The ultimate goal is to make a successful 3PL selection. Failure to clearly define and communicate operational and performance requirements results in longer time to select a partner, higher contract pricing, longer and more difficult contract negotiations, implementation problems and delays, and higher probability of performance failures and relationship dissolution. We have discussed the importance of providing details, beyond just averages for inbound, outbound, and inventory requirements.

Transportation requirements can quickly lose validity when consolidated or averaged. In order to receive accurate pricing for comparison and partner selection purposes, provide 3PLs or potential transportation partners with detailed shipment data. If shipment details are not maintained in corporate systems, establish a process for accumulating detailed samples or utilize your freight payment provider data if your company contracts freight audit and payment services. Minimum shipment data should include:

  • Date
  • Source location and destination location
  • Mode
  • Cartons or pallets depending on shipment size
  • Weight, and cube

An annual sample is best but if the volumes are very high, a sample of the lowest, highest, and “average” months should be provided. Identifying the shipment mode in the data files will enable providers to determine opportunities for savings through shifting freight between modes if appropriate.

Service and quality performance requirements set the foundation for service level agreements that will be negotiated into the outsourcing contract and can be a distinguishing feature between potential 3PL partners.

  • Transaction and cycle times may be critical to an operation’s effectiveness and should be defined and communicated.
  • Inbound dock to stock time may be critical in a high turn environment but less critical in a seasonal inventory build scenario.
  • Outbound order to shipment cycle times are important service elements but requirements vary between products and industries.
  • Time requirements for system updates and information reporting such as normal reporting vs recall reporting should be specified based on necessary transaction processing.
  • Operational quality metrics such as order accuracy, inventory accuracy, and damage reporting and allowances must be specified. Specification should include the data sources, computation formulas and the acceptable performance thresholds for these metrics.

Other requirements to clearly communicate include expected growth, IT integration, reporting, and special needs. Specify the expected volume growth in order for providers to plan space, equipment and labor to accommodate expected activity levels. IT integration requirements may include EDI transaction sets and formats, utilization or integration with ERP systems, web access requirements, and transmission of data to client’s customers or carriers.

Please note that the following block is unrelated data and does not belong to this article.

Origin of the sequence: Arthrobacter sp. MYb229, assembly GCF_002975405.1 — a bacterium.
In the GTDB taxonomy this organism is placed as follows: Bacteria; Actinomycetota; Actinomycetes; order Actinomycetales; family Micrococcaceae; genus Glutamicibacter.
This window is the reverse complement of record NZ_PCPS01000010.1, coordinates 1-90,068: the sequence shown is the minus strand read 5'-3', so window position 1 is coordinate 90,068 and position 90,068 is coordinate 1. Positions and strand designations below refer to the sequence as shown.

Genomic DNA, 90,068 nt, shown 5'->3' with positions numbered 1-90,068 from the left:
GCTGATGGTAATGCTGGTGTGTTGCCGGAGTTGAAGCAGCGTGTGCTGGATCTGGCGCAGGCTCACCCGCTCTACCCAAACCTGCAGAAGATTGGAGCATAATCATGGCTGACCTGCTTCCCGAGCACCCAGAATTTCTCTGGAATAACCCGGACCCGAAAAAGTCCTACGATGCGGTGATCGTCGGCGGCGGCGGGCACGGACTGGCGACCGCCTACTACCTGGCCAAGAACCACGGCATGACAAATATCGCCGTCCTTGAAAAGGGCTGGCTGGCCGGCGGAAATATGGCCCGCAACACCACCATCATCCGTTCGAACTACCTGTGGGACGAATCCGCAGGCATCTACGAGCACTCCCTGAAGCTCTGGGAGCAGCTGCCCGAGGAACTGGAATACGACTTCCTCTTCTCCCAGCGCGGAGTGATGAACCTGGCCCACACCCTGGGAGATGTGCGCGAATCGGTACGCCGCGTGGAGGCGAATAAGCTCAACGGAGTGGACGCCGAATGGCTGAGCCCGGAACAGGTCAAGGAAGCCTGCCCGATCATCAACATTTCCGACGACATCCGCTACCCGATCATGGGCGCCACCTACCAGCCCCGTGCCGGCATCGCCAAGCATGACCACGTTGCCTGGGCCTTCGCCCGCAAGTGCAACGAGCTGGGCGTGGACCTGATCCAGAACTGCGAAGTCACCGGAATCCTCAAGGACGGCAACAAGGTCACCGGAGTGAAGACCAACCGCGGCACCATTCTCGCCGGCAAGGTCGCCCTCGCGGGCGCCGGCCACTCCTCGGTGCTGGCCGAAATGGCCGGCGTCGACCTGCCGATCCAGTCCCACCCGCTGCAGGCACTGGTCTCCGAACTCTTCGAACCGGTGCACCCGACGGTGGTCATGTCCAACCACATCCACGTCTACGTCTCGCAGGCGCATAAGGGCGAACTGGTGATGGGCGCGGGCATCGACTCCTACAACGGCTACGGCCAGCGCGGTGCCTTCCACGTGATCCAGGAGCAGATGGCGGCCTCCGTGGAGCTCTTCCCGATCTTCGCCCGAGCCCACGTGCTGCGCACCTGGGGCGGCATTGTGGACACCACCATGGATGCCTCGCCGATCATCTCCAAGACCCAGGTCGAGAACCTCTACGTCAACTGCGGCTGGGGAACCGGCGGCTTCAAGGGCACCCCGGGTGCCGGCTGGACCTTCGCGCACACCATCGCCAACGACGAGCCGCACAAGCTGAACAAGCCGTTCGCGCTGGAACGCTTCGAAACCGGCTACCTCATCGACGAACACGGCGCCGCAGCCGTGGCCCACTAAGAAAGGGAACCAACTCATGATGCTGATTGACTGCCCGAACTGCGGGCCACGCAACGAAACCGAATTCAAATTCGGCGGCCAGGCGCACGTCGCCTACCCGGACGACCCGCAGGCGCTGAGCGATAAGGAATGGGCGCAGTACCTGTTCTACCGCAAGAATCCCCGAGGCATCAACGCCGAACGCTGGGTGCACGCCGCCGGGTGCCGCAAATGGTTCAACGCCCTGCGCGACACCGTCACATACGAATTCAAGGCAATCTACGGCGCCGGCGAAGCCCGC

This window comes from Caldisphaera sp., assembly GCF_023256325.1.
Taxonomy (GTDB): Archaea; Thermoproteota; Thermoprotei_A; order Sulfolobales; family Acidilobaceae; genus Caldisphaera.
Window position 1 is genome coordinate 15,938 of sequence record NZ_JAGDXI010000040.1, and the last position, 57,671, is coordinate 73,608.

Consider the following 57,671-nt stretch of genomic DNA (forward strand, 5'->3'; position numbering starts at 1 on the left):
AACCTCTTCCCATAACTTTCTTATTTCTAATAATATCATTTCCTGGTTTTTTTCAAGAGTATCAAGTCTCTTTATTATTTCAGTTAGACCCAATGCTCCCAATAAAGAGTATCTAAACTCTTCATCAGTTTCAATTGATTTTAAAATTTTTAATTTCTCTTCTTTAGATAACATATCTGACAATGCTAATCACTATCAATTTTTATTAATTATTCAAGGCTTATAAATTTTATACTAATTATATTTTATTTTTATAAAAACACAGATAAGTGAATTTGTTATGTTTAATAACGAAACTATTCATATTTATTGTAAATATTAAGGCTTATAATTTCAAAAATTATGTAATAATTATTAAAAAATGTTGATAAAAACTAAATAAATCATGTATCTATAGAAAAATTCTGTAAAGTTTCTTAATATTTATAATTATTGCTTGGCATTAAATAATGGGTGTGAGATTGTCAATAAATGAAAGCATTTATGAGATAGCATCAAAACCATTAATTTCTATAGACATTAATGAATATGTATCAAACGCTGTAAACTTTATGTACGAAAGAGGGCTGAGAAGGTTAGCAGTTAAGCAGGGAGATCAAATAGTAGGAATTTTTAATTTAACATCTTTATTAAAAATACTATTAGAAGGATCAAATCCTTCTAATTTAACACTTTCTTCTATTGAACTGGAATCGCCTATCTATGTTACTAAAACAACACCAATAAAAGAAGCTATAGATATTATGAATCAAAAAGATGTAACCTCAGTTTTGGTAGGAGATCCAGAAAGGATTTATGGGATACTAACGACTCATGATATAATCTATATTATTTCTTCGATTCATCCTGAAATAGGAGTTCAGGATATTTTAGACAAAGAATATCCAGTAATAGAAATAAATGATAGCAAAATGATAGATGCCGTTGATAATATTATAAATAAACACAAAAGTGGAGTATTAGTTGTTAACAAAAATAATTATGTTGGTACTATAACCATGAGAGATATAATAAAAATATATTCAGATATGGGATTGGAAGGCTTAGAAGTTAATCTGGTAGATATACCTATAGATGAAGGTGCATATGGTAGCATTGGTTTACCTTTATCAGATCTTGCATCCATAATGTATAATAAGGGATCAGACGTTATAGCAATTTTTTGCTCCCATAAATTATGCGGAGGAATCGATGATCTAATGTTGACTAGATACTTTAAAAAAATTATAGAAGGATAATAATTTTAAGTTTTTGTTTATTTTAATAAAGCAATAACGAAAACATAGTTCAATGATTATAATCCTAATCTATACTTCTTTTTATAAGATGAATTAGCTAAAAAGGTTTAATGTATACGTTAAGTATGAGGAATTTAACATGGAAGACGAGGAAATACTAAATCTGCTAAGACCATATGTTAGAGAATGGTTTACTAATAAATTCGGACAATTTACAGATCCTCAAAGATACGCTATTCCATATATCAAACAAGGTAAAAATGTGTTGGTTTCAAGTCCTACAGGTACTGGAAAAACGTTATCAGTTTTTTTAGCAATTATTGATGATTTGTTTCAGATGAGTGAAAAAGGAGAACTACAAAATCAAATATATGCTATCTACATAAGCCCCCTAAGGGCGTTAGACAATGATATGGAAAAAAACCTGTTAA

Specify daily, weekly, and monthly activity and inventory reporting requirements. Most 3PLs will have a standard suite of reports which should also be reviewed and utilized when appropriate. Finally, specify any special needs such as security requirements, return processes, damage handling, lot management, and other processes that may be required to effectively manage the business.

Outsourcing logistics operations to an experienced 3PL partner can result in significant benefits to a manufacturing or distribution entity. Many companies do not take the time or expend the resources to clearly define their logistics requirements. As a result, the cost is higher than it should be, service levels suffer, operational transition takes longer and incurs more problems with startup, and the relationship starts out with mistrust and potential animosity. Proper definition and documentation of logistics operations requirements ultimately leads to better 3PL partner selections, operational transitions, and partner relationships.

Successful 3PL Partner Selection, Part 1

Successful 3PL Partner Selection, Part 2

As of September 8, 2020, Crimson & Co (formerly The Progress Group/TPG) has rebranded as Argon & Co following the successful merger with Argon Consulting in April 2018. 

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